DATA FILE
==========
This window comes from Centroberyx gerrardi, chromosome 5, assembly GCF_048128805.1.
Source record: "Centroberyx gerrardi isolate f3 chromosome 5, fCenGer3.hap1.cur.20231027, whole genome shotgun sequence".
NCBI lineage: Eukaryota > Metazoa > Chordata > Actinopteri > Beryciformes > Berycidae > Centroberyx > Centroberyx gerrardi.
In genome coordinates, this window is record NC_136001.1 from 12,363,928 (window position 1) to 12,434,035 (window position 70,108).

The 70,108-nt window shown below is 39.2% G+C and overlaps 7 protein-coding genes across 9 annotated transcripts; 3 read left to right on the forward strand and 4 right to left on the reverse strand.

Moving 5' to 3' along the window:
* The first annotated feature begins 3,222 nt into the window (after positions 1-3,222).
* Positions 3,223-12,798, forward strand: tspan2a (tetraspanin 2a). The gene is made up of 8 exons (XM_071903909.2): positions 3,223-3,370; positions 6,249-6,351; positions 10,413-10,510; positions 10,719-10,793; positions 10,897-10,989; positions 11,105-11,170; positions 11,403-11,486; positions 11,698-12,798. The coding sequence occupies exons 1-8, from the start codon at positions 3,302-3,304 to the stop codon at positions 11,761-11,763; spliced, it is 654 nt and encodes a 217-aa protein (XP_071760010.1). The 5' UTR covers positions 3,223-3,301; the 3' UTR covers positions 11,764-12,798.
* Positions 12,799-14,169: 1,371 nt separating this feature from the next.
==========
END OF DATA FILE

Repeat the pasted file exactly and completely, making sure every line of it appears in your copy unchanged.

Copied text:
This window comes from Centroberyx gerrardi, chromosome 5, assembly GCF_048128805.1.
Source record: "Centroberyx gerrardi isolate f3 chromosome 5, fCenGer3.hap1.cur.20231027, whole genome shotgun sequence".
NCBI lineage: Eukaryota > Metazoa > Chordata > Actinopteri > Beryciformes > Berycidae > Centroberyx > Centroberyx gerrardi.
In genome coordinates, this window is record NC_136001.1 from 12,363,928 (window position 1) to 12,434,035 (window position 70,108).

The 70,108-nt window shown below is 39.2% G+C and overlaps 7 protein-coding genes across 9 annotated transcripts; 3 read left to right on the forward strand and 4 right to left on the reverse strand.

Moving 5' to 3' along the window:
* The first annotated feature begins 3,222 nt into the window (after positions 1-3,222).
* Positions 3,223-12,798, forward strand: tspan2a (tetraspanin 2a). The gene is made up of 8 exons (XM_071903909.2): positions 3,223-3,370; positions 6,249-6,351; positions 10,413-10,510; positions 10,719-10,793; positions 10,897-10,989; positions 11,105-11,170; positions 11,403-11,486; positions 11,698-12,798. The coding sequence occupies exons 1-8, from the start codon at positions 3,302-3,304 to the stop codon at positions 11,761-11,763; spliced, it is 654 nt and encodes a 217-aa protein (XP_071760010.1). The 5' UTR covers positions 3,223-3,301; the 3' UTR covers positions 11,764-12,798.
* Positions 12,799-14,169: 1,371 nt separating this feature from the next.